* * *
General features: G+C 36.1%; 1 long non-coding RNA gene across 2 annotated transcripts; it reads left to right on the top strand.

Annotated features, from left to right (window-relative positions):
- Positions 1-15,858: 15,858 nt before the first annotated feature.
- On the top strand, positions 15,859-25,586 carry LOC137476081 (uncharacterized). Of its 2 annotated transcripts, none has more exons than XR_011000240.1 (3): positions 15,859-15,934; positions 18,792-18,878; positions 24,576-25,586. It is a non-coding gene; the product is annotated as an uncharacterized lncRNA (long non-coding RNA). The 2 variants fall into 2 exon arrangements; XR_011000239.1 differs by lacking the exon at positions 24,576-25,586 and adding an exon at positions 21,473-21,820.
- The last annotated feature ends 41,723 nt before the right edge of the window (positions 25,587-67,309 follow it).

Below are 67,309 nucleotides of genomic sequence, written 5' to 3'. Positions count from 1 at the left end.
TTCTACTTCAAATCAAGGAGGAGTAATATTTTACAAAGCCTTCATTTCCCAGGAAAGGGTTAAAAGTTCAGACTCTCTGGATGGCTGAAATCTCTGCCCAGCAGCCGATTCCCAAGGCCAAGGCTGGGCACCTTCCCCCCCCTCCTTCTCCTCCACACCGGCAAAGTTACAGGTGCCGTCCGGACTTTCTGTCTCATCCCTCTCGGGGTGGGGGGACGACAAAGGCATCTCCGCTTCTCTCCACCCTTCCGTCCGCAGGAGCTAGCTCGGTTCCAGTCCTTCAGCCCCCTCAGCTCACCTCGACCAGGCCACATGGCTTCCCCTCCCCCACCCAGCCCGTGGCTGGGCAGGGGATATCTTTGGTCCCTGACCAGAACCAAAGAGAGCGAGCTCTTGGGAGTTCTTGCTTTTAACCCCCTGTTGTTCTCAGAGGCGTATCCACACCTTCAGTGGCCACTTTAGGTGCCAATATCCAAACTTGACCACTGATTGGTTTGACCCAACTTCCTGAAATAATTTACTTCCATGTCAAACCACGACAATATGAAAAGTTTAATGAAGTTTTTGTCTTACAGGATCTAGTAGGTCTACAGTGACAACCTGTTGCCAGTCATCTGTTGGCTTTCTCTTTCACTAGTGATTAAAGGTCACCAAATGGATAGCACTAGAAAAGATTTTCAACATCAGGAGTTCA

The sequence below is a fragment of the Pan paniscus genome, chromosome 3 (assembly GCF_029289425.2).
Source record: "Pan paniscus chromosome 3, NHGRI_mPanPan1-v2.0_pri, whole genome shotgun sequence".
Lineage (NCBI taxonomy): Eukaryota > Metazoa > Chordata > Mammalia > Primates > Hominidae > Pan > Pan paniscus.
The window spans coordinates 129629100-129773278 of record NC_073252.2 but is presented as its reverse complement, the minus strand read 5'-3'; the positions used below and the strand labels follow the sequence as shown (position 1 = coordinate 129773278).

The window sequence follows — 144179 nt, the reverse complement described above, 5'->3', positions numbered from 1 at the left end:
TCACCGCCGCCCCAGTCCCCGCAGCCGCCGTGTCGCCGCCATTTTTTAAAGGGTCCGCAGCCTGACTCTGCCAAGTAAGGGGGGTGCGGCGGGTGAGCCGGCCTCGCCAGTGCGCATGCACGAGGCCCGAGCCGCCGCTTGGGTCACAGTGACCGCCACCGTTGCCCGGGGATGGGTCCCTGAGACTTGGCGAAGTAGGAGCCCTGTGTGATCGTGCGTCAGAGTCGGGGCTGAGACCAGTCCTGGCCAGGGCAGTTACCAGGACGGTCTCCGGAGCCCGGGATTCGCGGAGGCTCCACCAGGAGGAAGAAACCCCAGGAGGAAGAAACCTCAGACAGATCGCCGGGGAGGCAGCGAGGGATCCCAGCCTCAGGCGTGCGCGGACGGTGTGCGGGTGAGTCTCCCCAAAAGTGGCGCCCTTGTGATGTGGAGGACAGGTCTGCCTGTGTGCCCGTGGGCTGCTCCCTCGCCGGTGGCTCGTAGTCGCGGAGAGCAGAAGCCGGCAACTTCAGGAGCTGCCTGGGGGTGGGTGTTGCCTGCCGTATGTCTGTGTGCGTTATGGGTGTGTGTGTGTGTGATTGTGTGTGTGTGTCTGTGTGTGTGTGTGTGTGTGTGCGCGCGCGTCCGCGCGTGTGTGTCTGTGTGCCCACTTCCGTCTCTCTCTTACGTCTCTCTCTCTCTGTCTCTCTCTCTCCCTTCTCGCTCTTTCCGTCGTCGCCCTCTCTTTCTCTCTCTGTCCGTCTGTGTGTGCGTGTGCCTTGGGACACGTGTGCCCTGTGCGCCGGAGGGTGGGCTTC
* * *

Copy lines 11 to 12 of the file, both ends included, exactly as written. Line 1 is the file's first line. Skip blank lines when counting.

The window spans coordinates 129629100-129773278 of record NC_073252.2 but is presented as its reverse complement, the minus strand read 5'-3'; the positions used below and the strand labels follow the sequence as shown (position 1 = coordinate 129773278).

The window sequence follows — 144179 nt, the reverse complement described above, 5'->3', positions numbered from 1 at the left end: